Let It Snow!

City residents in Plattsburgh NY will be cited and may be fined if they don’t clear the snow off their own property.

The earliest snowstorm on record struck New York, Connecticut and other parts of New England yesterday, burying some areas in more than a foot of snow that closed roads and airports, knocked out power to more than 300,000 homes and turned russet autumn to wintry solitude.
The storm — an Oct. 4 marvel caused by a collision of cold and soggy air masses — was the earliest in the region since the Army Signal Corps began keeping weather records in 1870. It eclipsed one that blew in on Oct. 10, 1925, and it even toppled the 150-year-old unofficial record — a blizzard that almanackers say hit on Oct. 6, 1836. The National Weather Service reported snow accumulations of up to 20 inches in places. Pownal, Vermont recorded 18. It caught forecasters by surprise.
NYTimes, October 5, 1987

Blizzard of 78 in AlburghNWS Blizzard of 78 VolkswagenThat was 1987. We made it through the fourth this year and no snow will surprise us today. Not even any frost. It was 42°F on the porch with beaucoup sunshine. Mostly sunny all day with a high near 60°F. Mostly cloudy tonight so it won’t get quite as cold.

42°F is not warm, people.

Now the rest of the story. Getting rid of the snow.

Plattsburgh law requires property owners to clear sidewalks within 24 hours of a snowstorm.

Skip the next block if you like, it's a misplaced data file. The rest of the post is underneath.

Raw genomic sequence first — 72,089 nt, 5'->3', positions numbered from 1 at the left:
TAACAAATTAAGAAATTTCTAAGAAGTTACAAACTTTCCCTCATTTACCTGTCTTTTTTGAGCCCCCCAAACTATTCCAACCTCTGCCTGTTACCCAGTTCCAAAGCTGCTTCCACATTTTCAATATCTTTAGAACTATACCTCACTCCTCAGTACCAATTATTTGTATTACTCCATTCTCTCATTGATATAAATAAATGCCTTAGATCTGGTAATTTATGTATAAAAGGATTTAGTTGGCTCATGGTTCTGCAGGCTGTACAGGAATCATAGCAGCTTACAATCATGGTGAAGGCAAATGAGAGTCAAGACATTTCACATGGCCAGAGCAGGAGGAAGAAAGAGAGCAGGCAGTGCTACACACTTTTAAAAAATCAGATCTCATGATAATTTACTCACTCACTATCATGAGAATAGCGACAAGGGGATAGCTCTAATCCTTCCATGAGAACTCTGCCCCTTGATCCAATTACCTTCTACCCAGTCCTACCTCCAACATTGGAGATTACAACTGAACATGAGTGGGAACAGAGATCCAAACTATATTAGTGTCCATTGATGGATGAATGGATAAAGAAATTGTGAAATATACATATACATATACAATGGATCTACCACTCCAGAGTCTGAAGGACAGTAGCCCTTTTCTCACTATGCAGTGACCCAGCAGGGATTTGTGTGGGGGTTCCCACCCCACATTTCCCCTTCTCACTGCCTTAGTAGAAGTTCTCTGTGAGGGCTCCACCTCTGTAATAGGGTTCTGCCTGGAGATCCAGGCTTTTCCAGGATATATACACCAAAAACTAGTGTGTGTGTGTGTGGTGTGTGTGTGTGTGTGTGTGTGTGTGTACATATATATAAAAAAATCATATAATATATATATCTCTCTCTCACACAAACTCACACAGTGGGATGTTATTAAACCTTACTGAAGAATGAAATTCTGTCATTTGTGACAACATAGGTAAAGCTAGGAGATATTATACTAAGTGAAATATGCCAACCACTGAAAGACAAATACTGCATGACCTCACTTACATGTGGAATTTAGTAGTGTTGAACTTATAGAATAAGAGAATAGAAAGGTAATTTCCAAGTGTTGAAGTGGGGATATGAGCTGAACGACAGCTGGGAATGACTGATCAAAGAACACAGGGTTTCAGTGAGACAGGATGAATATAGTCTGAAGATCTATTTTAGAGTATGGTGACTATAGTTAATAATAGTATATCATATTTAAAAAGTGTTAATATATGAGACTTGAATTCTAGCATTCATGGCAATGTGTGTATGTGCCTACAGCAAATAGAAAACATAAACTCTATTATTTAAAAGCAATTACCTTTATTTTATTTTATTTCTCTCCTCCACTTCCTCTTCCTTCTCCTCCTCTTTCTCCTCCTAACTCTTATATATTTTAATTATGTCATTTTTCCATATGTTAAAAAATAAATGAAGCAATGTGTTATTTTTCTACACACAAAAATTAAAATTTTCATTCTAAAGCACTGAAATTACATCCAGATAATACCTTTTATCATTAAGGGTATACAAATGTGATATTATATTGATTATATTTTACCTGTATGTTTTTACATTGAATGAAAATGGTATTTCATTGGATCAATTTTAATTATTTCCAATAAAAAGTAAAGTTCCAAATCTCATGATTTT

“Some residents have stopped by the City Hall expressing concerns about a fine on top of the snow-removal fee. We’ve had others thinking a fine is the way to go. Many cities throughout New York state, as well as many states, do have a fine that they use,” city Counselor Dale Dowdle told WPTZ.

Say what?

So if Bobby jumps off the roof, you have to jump, too?

What if Bobby does something dangerous, like rob a bank or do a home invasion?

Plattsburgh law requires property owners to clear sidewalks within 24 hours of a snowstorm.

There are two issues here.

(1) If the sidewalk belongs to the property owner, that law is a taking that happens over and over again; or (2) If the sidewalk belongs to the city, that law places the property owner in involuntary servitude.

The Fifth Amendment’s just compensation rule applies not only to outright government seizures of private property, but also to some government regulations. “Property is taken in the constitutional sense when inroads are made upon an owner’s use of it to an extent that, as between private parties, a servitude has been acquired either by agreement or in course of time.” United States v. Dickinson, 331 U.S. 745 (1947).

Many states have passed laws that limit the mandates a state government can put on a Town government without money to pay for them. In Connecticut, state regulations on storm water runoff are in contention because they are unfunded mandates.

Imagine the outcry if the law demanded We the Overtaxed People to perform other tasks without just compensation like, say, change our septic systems to mound systems or buy health insurance.

Oh. Wait.

We already do that.

The bottom line here is simple. The Plattsburgh law is yet another example of creep. It’s a government reaching farther and farther into its citizens’ private lives. And we keep letting them do it. It’s an example of the other kind of creep, too.